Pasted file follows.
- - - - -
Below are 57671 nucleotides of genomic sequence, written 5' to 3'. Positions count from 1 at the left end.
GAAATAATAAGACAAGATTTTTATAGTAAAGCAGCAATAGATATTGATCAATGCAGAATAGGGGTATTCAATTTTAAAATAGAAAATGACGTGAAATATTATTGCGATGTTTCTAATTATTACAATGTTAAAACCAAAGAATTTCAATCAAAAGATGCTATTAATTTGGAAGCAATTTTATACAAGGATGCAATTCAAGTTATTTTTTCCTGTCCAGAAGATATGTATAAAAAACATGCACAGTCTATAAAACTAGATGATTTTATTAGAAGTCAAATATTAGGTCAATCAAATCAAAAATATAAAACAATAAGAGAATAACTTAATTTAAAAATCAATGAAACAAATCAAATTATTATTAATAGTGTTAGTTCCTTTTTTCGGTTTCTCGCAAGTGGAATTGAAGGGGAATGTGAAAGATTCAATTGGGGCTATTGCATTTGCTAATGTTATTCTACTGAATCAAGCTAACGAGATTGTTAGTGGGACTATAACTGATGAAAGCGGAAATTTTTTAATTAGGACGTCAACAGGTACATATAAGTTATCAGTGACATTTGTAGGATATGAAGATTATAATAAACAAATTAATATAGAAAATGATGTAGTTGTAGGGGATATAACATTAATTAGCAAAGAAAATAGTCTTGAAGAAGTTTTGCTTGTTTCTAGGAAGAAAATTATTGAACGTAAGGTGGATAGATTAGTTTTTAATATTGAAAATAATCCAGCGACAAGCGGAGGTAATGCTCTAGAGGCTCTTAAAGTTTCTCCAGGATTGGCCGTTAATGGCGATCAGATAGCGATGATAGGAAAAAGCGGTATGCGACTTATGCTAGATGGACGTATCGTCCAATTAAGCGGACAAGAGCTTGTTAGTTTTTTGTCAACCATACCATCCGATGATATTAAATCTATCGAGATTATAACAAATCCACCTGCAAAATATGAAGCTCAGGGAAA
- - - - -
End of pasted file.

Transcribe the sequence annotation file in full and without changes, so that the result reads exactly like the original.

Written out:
Below are 57671 nucleotides of genomic sequence, written 5' to 3'. Positions count from 1 at the left end.
GAAATAATAAGACAAGATTTTTATAGTAAAGCAGCAATAGATATTGATCAATGCAGAATAGGGGTATTCAATTTTAAAATAGAAAATGACGTGAAATATTATTGCGATGTTTCTAATTATTACAATGTTAAAACCAAAGAATTTCAATCAAAAGATGCTATTAATTTGGAAGCAATTTTATACAAGGATGCAATTCAAGTTATTTTTTCCTGTCCAGAAGATATGTATAAAAAACATGCACAGTCTATAAAACTAGATGATTTTATTAGAAGTCAAATATTAGGTCAATCAAATCAAAAATATAAAACAATAAGAGAATAACTTAATTTAAAAATCAATGAAACAAATCAAATTATTATTAATAGTGTTAGTTCCTTTTTTCGGTTTCTCGCAAGTGGAATTGAAGGGGAATGTGAAAGATTCAATTGGGGCTATTGCATTTGCTAATGTTATTCTACTGAATCAAGCTAACGAGATTGTTAGTGGGACTATAACTGATGAAAGCGGAAATTTTTTAATTAGGACGTCAACAGGTACATATAAGTTATCAGTGACATTTGTAGGATATGAAGATTATAATAAACAAATTAATATAGAAAATGATGTAGTTGTAGGGGATATAACATTAATTAGCAAAGAAAATAGTCTTGAAGAAGTTTTGCTTGTTTCTAGGAAGAAAATTATTGAACGTAAGGTGGATAGATTAGTTTTTAATATTGAAAATAATCCAGCGACAAGCGGAGGTAATGCTCTAGAGGCTCTTAAAGTTTCTCCAGGATTGGCCGTTAATGGCGATCAGATAGCGATGATAGGAAAAAGCGGTATGCGACTTATGCTAGATGGACGTATCGTCCAATTAAGCGGACAAGAGCTTGTTAGTTTTTTGTCAACCATACCATCCGATGATATTAAATCTATCGAGATTATAACAAATCCACCTGCAAAATATGAAGCTCAGGGAAA